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Laser-heated capillary discharge waveguides as tunable structures for laser-plasma acceleration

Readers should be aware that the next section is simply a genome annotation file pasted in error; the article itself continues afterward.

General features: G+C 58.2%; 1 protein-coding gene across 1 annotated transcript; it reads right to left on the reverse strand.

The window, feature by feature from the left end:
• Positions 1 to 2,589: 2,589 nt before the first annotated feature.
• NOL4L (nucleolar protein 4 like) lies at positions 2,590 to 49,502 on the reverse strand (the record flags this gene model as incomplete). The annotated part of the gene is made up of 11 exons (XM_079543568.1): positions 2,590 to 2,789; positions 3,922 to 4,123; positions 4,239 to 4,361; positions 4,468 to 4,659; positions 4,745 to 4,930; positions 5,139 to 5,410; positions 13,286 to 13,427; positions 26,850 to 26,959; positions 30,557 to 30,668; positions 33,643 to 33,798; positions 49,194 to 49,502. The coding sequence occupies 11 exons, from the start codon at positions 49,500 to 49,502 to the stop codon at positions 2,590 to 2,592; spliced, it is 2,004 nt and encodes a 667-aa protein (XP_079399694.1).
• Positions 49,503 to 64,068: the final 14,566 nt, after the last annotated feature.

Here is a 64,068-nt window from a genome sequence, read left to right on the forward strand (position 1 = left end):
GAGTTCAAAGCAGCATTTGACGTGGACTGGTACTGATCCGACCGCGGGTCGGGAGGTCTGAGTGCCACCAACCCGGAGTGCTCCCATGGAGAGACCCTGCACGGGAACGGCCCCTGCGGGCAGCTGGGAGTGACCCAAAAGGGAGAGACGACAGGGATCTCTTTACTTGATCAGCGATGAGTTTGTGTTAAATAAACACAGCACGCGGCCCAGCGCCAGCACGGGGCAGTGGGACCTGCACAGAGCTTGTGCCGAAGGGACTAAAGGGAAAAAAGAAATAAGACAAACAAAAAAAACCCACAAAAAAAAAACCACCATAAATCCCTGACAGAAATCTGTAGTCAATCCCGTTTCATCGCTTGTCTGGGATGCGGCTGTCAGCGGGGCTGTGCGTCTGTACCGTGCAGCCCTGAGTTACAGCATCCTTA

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Laser-heated capillary discharge waveguides are novel, low plasma density guiding structures able to guide intense laser pulses over many diffraction lengths and have recently enabled the acceleration of electrons to 7.8 GeV by using a laser-plasma accelerator (LPA). These devices represent an improvement over conventional capillary discharge waveguides, as the channel matched spot size and plasma density can be tuned independently of the capillary radius. This has allowed the guiding of petawatt-scale pulses focused to small spot sizes within large diameter capillaries, preventing laser damage of the capillary structure. High performance channel-guided LPAs require control of matched spot size and density, which experiments and simulations reported here show can be tuned over a wide range via initial discharge and laser parameters. In this paper, measurements of the matched spot size and plasma density in laser-heated capillary discharges are presented, which are found to be in excellent agreement with simulations performed using the MHD code MARPLE. Strategies for optimizing accelerator performance are identified based on these results.

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